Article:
This was an article about "giving" in the 2/22/10 issue of Time Magazine, and is primarily directed toward Haiti. There was great outpouring of support, and always discussion and push to "give", but is it the right thing?
One's duty in the face of disaster is not just to be kind but to be sensible. Chances are that if the 82nd Airborne can't get food to the tent city fast enough, your food bank can't either. Then there is the help that is no help at all. After the 2004 tsunami, aid poured in from all over the world. But it included tons of outdated or unneeded medicines that Indonesian officials had to throw out. People sent Viagra and Santa suits, high-heeled shoes and evening gowns. A year later, after an earthquake in Pakistan, so much unusable clothing arrived that people burned it to stay warm. It may make us feel good to put together children's care packages with cards and teddy bears--but whose needs are we trying to meet?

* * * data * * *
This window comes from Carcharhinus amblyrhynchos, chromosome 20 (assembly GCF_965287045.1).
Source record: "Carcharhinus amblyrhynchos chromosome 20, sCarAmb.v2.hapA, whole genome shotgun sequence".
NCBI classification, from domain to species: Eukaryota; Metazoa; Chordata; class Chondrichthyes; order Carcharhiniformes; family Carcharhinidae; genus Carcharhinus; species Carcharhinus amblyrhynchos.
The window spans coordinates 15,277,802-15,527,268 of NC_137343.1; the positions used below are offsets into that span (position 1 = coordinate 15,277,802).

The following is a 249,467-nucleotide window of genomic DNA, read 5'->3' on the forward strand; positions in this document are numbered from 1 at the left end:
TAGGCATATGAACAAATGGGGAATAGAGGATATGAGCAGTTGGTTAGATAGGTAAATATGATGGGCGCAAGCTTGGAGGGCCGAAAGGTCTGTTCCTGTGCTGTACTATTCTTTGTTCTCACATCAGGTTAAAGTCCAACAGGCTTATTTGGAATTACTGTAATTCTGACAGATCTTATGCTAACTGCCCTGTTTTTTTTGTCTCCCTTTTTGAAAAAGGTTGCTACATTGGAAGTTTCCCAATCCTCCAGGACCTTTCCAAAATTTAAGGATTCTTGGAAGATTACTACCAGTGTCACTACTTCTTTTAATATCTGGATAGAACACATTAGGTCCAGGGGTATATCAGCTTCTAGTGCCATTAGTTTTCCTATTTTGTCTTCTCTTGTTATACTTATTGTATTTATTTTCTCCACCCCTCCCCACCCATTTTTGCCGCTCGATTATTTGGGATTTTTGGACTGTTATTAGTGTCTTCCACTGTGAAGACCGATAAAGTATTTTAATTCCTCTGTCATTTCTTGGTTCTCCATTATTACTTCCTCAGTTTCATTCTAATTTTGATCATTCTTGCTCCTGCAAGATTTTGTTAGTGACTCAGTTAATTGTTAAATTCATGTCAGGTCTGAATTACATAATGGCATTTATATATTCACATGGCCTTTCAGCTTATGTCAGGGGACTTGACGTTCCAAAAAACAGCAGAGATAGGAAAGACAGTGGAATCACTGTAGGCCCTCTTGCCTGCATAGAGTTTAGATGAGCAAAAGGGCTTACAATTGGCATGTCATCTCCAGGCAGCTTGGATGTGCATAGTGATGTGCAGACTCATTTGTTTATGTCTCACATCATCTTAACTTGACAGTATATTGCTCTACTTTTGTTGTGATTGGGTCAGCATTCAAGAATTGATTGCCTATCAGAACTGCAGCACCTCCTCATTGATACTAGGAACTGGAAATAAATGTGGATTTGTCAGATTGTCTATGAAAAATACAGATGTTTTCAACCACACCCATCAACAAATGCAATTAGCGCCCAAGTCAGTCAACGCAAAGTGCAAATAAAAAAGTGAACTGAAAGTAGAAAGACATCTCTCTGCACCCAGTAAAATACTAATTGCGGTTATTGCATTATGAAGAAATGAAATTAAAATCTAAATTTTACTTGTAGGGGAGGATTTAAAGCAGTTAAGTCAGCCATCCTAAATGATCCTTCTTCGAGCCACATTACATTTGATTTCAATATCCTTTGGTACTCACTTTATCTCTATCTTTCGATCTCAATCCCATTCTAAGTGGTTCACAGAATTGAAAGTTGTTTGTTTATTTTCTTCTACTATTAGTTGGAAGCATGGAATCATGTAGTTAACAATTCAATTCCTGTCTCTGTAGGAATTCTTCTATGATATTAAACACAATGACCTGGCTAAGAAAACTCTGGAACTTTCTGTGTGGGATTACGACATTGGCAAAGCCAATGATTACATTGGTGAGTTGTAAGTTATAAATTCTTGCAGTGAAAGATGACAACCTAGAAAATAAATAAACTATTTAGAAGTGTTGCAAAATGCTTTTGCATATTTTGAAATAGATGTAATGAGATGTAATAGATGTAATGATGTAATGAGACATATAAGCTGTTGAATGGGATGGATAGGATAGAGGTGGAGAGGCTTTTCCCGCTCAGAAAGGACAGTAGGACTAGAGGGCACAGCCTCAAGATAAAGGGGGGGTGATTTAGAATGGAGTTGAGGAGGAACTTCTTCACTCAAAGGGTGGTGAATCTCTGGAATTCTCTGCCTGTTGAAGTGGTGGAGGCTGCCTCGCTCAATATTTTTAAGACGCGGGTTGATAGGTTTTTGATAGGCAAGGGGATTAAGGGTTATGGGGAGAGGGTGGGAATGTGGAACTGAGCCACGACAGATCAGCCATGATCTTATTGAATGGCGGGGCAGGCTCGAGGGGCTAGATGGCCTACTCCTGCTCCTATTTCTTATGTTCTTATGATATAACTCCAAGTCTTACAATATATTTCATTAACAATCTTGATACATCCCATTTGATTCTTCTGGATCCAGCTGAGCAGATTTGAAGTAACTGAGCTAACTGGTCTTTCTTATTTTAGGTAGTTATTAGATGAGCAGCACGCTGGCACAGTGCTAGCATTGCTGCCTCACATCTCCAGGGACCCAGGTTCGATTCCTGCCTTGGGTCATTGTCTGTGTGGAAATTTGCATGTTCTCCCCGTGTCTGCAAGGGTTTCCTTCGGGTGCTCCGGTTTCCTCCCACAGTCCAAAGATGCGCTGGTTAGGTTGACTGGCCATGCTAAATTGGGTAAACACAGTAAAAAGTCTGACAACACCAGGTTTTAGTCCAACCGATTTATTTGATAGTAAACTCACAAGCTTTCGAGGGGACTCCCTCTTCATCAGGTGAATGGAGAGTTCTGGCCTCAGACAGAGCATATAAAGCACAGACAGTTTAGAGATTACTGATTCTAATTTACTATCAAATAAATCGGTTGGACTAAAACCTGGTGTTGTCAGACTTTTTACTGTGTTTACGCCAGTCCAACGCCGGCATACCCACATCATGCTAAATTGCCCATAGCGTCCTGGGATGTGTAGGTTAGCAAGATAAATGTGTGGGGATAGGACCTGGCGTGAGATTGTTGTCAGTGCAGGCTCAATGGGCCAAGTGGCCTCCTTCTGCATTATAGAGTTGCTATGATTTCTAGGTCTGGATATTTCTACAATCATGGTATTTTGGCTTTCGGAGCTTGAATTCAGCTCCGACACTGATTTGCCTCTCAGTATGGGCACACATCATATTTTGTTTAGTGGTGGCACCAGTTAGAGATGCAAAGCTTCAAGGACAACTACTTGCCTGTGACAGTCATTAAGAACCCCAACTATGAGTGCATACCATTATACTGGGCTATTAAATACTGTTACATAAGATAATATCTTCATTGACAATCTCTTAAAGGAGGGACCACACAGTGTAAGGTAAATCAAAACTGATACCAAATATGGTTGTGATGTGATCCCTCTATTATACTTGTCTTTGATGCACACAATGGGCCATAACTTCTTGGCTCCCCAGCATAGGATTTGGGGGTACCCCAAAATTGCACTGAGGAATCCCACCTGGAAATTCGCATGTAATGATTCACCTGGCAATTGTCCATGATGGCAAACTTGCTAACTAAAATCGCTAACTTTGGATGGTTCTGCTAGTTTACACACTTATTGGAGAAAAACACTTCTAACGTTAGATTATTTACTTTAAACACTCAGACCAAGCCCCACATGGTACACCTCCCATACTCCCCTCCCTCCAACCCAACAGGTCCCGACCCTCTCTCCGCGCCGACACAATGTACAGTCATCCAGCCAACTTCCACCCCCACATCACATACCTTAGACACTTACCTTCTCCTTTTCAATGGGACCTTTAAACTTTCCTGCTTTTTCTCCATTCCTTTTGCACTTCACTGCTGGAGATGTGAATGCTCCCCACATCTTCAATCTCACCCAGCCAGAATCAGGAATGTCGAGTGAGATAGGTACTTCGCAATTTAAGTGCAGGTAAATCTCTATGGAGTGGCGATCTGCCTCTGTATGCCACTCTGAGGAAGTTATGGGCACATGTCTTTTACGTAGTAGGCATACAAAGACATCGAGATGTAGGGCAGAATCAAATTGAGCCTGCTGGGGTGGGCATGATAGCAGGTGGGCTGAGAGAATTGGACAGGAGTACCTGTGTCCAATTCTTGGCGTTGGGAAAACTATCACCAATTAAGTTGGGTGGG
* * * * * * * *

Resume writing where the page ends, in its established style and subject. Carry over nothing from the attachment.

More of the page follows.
We can give globally and help locally. Either way, the same principle holds in helping as in healing: First, do no harm.
So while it may feel good to donate food to the local food bank for a disaster somewhere in the world, and providing clothing and blankets may seem like the altruistic thing to do, the real question is, who are you doing it for? If you really want to help, leave it to the experts, not your local church or food bank. Let the locals help here in our country, and donate dollars to let the experienced organizations do their things at ground zero.
Read more: http://www.time.com/time/magazine/article